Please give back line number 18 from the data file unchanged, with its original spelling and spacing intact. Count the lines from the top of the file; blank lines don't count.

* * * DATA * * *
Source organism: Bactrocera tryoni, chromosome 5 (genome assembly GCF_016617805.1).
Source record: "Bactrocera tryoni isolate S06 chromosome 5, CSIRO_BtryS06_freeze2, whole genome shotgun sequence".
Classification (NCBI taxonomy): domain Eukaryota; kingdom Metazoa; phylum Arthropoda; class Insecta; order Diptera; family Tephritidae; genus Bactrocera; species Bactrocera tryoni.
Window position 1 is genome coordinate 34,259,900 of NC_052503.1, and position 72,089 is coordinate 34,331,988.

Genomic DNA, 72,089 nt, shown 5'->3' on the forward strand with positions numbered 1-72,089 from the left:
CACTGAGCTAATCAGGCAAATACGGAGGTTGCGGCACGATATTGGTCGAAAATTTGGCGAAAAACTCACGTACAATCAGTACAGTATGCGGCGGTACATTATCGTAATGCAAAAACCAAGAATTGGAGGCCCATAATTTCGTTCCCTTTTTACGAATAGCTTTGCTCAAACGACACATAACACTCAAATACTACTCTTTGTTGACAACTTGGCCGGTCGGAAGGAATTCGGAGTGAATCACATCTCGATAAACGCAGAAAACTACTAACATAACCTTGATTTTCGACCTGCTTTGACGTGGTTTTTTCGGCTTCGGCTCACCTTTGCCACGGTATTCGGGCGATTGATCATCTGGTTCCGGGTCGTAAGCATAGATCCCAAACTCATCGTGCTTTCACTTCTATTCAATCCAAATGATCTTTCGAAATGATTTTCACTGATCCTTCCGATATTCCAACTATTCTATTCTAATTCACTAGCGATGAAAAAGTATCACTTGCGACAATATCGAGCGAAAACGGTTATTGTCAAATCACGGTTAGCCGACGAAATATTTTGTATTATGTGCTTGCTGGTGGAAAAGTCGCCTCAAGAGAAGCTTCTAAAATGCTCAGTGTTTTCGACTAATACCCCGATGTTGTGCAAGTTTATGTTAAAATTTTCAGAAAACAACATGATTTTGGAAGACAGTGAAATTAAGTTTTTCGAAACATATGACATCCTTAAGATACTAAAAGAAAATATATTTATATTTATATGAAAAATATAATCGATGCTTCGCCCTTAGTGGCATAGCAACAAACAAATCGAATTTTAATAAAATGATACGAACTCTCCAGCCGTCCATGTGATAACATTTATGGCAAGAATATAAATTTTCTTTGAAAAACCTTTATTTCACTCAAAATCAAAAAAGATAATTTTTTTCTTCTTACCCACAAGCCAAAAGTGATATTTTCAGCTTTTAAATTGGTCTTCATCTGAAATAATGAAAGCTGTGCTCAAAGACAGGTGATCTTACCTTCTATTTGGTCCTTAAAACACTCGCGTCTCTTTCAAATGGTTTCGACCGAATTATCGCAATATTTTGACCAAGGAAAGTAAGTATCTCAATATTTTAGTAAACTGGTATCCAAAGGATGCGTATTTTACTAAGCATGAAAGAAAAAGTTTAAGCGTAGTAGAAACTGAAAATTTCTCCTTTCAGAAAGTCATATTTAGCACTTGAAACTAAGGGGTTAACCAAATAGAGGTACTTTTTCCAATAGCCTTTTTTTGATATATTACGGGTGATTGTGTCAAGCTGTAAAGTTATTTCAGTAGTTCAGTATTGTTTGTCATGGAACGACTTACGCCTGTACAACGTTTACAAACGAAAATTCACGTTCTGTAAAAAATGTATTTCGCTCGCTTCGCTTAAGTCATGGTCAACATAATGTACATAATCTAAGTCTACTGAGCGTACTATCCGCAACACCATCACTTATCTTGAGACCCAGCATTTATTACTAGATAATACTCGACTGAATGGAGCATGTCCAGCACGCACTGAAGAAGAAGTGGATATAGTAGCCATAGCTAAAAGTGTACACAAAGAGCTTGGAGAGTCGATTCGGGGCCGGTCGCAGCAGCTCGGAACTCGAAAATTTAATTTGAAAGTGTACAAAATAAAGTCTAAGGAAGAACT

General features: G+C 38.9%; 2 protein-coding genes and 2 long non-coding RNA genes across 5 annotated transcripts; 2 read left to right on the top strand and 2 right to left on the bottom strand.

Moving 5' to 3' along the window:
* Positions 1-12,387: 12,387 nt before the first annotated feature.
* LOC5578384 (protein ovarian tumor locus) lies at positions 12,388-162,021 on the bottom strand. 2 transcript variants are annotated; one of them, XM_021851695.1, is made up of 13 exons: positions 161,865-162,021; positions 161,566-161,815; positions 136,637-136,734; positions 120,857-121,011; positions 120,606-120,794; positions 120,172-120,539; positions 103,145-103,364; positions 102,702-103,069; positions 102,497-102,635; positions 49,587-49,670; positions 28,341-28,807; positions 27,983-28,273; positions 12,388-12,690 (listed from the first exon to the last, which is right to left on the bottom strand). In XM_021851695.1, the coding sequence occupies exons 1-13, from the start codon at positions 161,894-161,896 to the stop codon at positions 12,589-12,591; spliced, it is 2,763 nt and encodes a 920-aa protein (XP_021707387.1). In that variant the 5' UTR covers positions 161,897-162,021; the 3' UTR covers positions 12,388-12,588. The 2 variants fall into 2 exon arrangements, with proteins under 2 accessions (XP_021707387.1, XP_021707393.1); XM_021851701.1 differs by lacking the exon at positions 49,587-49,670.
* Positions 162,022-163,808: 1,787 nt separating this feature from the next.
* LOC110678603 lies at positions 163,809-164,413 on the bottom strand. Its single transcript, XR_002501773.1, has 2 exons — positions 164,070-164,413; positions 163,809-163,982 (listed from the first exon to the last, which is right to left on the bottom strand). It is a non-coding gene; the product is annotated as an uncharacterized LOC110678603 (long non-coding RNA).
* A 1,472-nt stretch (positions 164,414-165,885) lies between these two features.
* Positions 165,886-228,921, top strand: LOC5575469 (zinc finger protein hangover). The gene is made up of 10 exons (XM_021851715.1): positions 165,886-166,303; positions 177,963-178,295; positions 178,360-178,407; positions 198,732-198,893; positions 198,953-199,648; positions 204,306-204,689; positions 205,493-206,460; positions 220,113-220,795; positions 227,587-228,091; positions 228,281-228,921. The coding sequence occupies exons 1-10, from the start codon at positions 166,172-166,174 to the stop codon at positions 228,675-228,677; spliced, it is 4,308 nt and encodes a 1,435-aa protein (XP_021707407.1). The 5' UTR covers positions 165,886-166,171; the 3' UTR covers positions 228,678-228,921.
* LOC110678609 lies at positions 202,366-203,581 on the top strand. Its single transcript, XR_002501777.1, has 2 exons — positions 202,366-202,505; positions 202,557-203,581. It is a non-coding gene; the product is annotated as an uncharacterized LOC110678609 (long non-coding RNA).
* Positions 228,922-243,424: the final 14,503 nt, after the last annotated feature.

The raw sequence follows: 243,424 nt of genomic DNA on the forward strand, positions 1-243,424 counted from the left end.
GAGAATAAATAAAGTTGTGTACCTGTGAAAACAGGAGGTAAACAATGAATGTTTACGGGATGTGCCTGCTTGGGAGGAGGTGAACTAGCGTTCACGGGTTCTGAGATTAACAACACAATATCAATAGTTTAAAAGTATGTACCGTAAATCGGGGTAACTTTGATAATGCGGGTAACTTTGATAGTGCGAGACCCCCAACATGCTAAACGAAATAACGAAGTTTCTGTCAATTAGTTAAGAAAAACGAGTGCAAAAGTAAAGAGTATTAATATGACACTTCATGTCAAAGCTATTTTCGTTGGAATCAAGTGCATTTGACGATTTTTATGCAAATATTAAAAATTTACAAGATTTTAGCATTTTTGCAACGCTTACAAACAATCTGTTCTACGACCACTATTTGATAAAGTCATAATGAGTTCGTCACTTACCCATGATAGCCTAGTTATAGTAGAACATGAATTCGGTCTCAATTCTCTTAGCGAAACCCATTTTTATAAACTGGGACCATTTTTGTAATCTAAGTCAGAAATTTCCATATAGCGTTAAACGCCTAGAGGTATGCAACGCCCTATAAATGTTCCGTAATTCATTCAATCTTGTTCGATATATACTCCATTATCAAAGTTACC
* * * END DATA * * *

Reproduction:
GAGAATAAATAAAGTTGTGTACCTGTGAAAACAGGAGGTAAACAATGAATGTTTACGGGATGTGCCTGCTTGGGAGGAGGTGAACTAGCGTTCACGGGTTCTGAGATTAACAACACAATATCAATAGTTTAAAAGTATGTACCGTAAATCGGGGTAACTTTGATAATGCGGGTAACTTTGATAGTGCGAGACCCCCAACATGCTAAACGAAATAACGAAGTTTCTGTCAATTAGTTAAGAAAAACGAGTGCAAAAGTAAAGAGTATTAATATGACACTTCATGTCAAAGCTATTTTCGTTGGAATCAAGTGCATTTGACGATTTTTATGCAAATATTAAAAATTTACAAGATTTTAGCATTTTTGCAACGCTTACAAACAATCTGTTCTACGACCACTATTTGATAAAGTCATAATGAGTTCGTCACTTACCCATGATAGCCTAGTTATAGTAGAACATGAATTCGGTCTCAATTCTCTTAGCGAAACCCATTTTTATAAACTGGGACCATTTTTGTAATCTAAGTCAGAAATTTCCATATAGCGTTAAACGCCTAGAGGTATGCAACGCCCTATAAATGTTCCGTAATTCATTCAATCTTGTTCGATATATACTCCATTATCAAAGTTACC